Interview: 'Real Steel' star Anthony Mackie sees tipping point for black cinema

Anthony Mackie — who appeared in last weekend’s No. 1 film at the box office, “Real Steel,” and the Oscar-winning “Million Dollar Baby” and “The Hurt Locker” — recently had an entire restaurant buzzing when he walked in for dinner. There were whispering customers, an autograph request and a free bottle of wine sent to his table, courtesy of the restaurant.

But the whispers eventually died down, and the bottle of wine was sent back.

“They sent over a bottle of wine and said ‘Where’s Will Smith? You are not Will Smith,’” Mackie recalled on the phone from Los Angeles, where he’s filming “Gangster Squad” with his “Half Nelson” co-star Ryan Gosling, Sean Penn and Emma Stone.

Mackie obviously doesn’t have the Fresh Prince’s star power (not many actors do), but the Juilliard-trained actor has quietly built an impressive resume ever since he appeared as Eminem’s rap-battle rival, Papa Doc, in “8 Mile.”

“Nine times out of 10, it’s all about who you surround yourself with,” Mackie said. “When we were shooting ‘Million Dollar Baby,’ I thought ‘This is going to be a good movie. It has Clint Eastwood and Morgan Freeman.’ With ‘Hurt Locker,’ nobody thought there was any chance in hell it would get Oscar buzz.”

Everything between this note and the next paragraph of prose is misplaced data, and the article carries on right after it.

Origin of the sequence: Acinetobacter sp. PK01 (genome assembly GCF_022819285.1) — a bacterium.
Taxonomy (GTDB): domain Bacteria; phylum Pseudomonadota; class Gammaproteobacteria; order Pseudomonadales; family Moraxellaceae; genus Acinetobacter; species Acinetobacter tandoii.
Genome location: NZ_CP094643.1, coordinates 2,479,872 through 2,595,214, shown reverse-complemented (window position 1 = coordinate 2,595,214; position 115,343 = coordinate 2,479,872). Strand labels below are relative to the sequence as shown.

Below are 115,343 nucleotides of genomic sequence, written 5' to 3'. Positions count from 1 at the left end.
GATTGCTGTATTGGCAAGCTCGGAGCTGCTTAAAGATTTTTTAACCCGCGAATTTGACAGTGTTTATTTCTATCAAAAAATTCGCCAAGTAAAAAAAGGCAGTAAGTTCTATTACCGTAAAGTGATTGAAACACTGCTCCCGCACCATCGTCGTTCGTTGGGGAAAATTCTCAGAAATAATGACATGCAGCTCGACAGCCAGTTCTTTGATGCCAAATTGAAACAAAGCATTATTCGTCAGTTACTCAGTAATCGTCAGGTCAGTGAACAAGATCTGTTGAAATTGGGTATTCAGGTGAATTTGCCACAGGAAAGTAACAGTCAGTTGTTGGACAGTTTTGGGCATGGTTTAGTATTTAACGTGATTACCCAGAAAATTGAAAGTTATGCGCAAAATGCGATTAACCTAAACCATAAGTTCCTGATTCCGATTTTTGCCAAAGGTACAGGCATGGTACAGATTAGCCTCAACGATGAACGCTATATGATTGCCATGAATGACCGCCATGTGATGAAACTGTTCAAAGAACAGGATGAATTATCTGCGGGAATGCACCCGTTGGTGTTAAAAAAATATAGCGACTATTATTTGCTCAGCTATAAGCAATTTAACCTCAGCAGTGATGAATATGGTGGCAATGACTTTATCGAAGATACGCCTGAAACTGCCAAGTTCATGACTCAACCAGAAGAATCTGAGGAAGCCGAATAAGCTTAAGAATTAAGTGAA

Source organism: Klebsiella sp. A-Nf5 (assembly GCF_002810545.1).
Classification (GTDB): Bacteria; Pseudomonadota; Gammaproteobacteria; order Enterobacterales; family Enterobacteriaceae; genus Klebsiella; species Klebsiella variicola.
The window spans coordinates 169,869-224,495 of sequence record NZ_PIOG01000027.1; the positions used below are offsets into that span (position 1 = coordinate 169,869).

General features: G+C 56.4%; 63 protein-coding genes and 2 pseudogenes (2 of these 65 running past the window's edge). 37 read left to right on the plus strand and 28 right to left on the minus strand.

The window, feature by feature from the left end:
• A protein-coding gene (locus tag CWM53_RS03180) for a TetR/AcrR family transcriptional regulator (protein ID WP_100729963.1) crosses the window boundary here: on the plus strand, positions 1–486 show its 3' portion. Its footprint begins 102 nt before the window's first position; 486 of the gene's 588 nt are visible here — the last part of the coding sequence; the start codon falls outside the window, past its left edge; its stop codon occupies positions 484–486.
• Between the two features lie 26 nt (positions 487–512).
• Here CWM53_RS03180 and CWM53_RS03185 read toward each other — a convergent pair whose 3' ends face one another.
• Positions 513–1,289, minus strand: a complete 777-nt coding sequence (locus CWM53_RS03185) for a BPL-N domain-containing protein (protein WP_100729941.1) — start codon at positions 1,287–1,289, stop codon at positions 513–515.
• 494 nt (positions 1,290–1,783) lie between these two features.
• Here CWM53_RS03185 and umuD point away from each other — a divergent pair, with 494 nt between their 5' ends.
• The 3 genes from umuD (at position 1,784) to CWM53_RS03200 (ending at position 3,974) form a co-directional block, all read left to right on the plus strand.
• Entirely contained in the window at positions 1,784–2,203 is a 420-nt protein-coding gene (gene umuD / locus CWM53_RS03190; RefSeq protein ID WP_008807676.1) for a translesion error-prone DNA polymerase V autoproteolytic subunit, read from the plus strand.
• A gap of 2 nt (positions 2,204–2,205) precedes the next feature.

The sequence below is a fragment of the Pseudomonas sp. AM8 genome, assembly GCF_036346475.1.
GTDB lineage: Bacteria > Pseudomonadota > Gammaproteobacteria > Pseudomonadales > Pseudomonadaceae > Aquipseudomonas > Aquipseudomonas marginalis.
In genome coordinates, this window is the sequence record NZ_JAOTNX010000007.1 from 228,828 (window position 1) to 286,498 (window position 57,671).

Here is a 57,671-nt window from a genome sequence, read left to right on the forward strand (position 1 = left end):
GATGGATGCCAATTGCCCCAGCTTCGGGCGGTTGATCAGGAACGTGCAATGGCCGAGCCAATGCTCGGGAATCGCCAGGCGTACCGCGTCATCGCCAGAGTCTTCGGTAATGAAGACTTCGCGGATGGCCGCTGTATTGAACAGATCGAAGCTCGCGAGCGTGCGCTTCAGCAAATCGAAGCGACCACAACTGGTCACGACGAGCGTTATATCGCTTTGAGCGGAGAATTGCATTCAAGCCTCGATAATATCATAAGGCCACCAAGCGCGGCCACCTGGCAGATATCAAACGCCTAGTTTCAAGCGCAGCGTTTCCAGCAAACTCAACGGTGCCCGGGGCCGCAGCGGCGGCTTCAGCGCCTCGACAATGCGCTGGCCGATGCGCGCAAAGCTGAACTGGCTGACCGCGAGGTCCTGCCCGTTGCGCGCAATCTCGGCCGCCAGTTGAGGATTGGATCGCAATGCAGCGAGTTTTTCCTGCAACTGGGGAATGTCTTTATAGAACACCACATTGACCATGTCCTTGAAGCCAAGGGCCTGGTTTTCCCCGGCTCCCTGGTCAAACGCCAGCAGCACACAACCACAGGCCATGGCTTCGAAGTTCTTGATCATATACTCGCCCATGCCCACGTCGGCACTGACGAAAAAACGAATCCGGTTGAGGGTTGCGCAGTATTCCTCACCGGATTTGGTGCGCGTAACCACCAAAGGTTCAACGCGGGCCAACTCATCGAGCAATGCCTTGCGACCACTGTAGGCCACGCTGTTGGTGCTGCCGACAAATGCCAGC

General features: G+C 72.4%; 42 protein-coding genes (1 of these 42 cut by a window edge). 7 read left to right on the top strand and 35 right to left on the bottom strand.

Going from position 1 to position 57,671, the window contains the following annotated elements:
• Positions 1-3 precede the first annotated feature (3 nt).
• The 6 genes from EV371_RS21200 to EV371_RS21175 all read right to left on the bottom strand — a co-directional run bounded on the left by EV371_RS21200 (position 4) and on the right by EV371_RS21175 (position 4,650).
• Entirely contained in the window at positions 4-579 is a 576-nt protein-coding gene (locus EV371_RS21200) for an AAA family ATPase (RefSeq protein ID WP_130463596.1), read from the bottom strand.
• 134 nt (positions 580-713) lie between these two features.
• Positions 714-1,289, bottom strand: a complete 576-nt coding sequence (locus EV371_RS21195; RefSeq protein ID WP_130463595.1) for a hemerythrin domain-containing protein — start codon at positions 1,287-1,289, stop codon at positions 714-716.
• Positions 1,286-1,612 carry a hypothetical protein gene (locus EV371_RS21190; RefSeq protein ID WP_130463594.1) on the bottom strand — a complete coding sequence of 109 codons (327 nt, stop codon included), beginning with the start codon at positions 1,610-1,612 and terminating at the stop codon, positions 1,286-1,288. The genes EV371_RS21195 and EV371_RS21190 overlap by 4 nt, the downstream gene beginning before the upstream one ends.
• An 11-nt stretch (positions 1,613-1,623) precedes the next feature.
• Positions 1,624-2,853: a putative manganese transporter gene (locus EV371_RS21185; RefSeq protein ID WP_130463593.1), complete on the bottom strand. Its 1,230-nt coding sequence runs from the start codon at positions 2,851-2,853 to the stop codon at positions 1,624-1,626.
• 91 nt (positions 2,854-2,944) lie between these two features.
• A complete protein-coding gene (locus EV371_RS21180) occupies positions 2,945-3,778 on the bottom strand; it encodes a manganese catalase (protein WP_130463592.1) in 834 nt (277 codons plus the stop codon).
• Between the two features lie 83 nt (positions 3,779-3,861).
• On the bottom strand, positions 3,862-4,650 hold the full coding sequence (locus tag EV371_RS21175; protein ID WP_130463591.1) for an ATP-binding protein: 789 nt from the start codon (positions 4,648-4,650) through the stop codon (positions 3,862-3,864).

On Saturday, Mackie will receive the Artistic Achievement Award at the Chicago International Film Festival’s Black Perspectives Tribute at Chase Auditorium. Past honorees include Halle Berry, Morgan Freeman, Sidney Poitier, Spike Lee and Robert Townsend.

Mackie has been outspoken in past interviews about the lack of quality African-American films in recent years, and singled out Lee and Townsend as inspiration for young black filmmakers.

Hollywood is in a period of regression right now, Mackie said: “We’re at a place where we need the next Robert Townsend. We need the next young filmmakers like Spike Lee or John Singleton to come along and show our world in a different light.

“It happened in music. It was all gang-banging and ‘hoes’ until Talib Kweli, Common and Kanye West came out and redefined the era of the conscious millennium rapper. I feel in film it has to be the same thing.”

Twitter @aboutluisgomez

Copyright © 2015, RedEye
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